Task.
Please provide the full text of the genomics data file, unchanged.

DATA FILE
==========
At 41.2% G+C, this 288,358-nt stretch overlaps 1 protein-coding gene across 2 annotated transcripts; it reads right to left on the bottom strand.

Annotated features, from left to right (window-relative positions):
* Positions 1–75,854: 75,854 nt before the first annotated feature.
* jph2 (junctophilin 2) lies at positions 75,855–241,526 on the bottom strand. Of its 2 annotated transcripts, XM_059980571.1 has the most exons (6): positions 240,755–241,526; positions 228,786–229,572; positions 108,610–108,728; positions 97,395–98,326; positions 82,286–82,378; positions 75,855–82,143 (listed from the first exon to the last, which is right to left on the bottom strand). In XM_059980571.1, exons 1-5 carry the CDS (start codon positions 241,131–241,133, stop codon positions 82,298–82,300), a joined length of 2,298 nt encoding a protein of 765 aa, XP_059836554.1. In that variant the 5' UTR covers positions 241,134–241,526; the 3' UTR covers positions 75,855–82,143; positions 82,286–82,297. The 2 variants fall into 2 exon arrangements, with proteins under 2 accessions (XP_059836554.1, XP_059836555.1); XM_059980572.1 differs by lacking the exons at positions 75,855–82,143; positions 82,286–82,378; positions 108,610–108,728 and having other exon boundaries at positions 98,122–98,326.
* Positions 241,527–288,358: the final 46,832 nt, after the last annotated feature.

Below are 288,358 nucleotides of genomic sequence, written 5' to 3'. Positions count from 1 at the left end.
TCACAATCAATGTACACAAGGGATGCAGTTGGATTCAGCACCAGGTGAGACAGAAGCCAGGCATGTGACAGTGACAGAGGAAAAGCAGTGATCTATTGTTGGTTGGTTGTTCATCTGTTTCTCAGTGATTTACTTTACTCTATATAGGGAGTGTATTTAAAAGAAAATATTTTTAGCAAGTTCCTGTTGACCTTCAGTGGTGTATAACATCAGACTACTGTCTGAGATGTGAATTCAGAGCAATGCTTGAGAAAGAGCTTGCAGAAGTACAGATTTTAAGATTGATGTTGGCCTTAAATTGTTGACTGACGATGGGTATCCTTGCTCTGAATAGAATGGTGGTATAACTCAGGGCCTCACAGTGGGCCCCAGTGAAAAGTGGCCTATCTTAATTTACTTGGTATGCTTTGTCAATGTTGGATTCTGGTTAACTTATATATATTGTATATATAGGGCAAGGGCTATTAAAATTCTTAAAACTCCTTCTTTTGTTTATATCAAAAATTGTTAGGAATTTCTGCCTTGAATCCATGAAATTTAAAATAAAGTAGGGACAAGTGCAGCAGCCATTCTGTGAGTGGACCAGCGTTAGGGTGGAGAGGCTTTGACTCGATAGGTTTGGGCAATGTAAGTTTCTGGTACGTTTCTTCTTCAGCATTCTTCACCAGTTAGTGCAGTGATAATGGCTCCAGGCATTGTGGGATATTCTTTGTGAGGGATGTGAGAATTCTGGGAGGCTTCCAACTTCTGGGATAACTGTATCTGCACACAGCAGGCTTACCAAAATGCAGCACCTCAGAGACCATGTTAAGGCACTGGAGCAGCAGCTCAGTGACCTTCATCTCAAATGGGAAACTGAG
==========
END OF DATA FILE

At 41.2% G+C, this 288,358-nt stretch overlaps 1 protein-coding gene across 2 annotated transcripts; it reads right to left on the bottom strand.

Annotated features, from left to right (window-relative positions):
* Positions 1–75,854: 75,854 nt before the first annotated feature.
* jph2 (junctophilin 2) lies at positions 75,855–241,526 on the bottom strand. Of its 2 annotated transcripts, XM_059980571.1 has the most exons (6): positions 240,755–241,526; positions 228,786–229,572; positions 108,610–108,728; positions 97,395–98,326; positions 82,286–82,378; positions 75,855–82,143 (listed from the first exon to the last, which is right to left on the bottom strand). In XM_059980571.1, exons 1-5 carry the CDS (start codon positions 241,131–241,133, stop codon positions 82,298–82,300), a joined length of 2,298 nt encoding a protein of 765 aa, XP_059836554.1. In that variant the 5' UTR covers positions 241,134–241,526; the 3' UTR covers positions 75,855–82,143; positions 82,286–82,297. The 2 variants fall into 2 exon arrangements, with proteins under 2 accessions (XP_059836554.1, XP_059836555.1); XM_059980572.1 differs by lacking the exons at positions 75,855–82,143; positions 82,286–82,378; positions 108,610–108,728 and having other exon boundaries at positions 98,122–98,326.
* Positions 241,527–288,358: the final 46,832 nt, after the last annotated feature.

Below are 288,358 nucleotides of genomic sequence, written 5' to 3'. Positions count from 1 at the left end.
TCACAATCAATGTACACAAGGGATGCAGTTGGATTCAGCACCAGGTGAGACAGAAGCCAGGCATGTGACAGTGACAGAGGAAAAGCAGTGATCTATTGTTGGTTGGTTGTTCATCTGTTTCTCAGTGATTTACTTTACTCTATATAGGGAGTGTATTTAAAAGAAAATATTTTTAGCAAGTTCCTGTTGACCTTCAGTGGTGTATAACATCAGACTACTGTCTGAGATGTGAATTCAGAGCAATGCTTGAGAAAGAGCTTGCAGAAGTACAGATTTTAAGATTGATGTTGGCCTTAAATTGTTGACTGACGATGGGTATCCTTGCTCTGAATAGAATGGTGGTATAACTCAGGGCCTCACAGTGGGCCCCAGTGAAAAGTGGCCTATCTTAATTTACTTGGTATGCTTTGTCAATGTTGGATTCTGGTTAACTTATATATATTGTATATATAGGGCAAGGGCTATTAAAATTCTTAAAACTCCTTCTTTTGTTTATATCAAAAATTGTTAGGAATTTCTGCCTTGAATCCATGAAATTTAAAATAAAGTAGGGACAAGTGCAGCAGCCATTCTGTGAGTGGACCAGCGTTAGGGTGGAGAGGCTTTGACTCGATAGGTTTGGGCAATGTAAGTTTCTGGTACGTTTCTTCTTCAGCATTCTTCACCAGTTAGTGCAGTGATAATGGCTCCAGGCATTGTGGGATATTCTTTGTGAGGGATGTGAGAATTCTGGGAGGCTTCCAACTTCTGGGATAACTGTATCTGCACACAGCAGGCTTACCAAAATGCAGCACCTCAGAGACCATGTTAAGGCACTGGAGCAGCAGCTCAGTGACCTTCATCTCAAATGGGAAACTGAG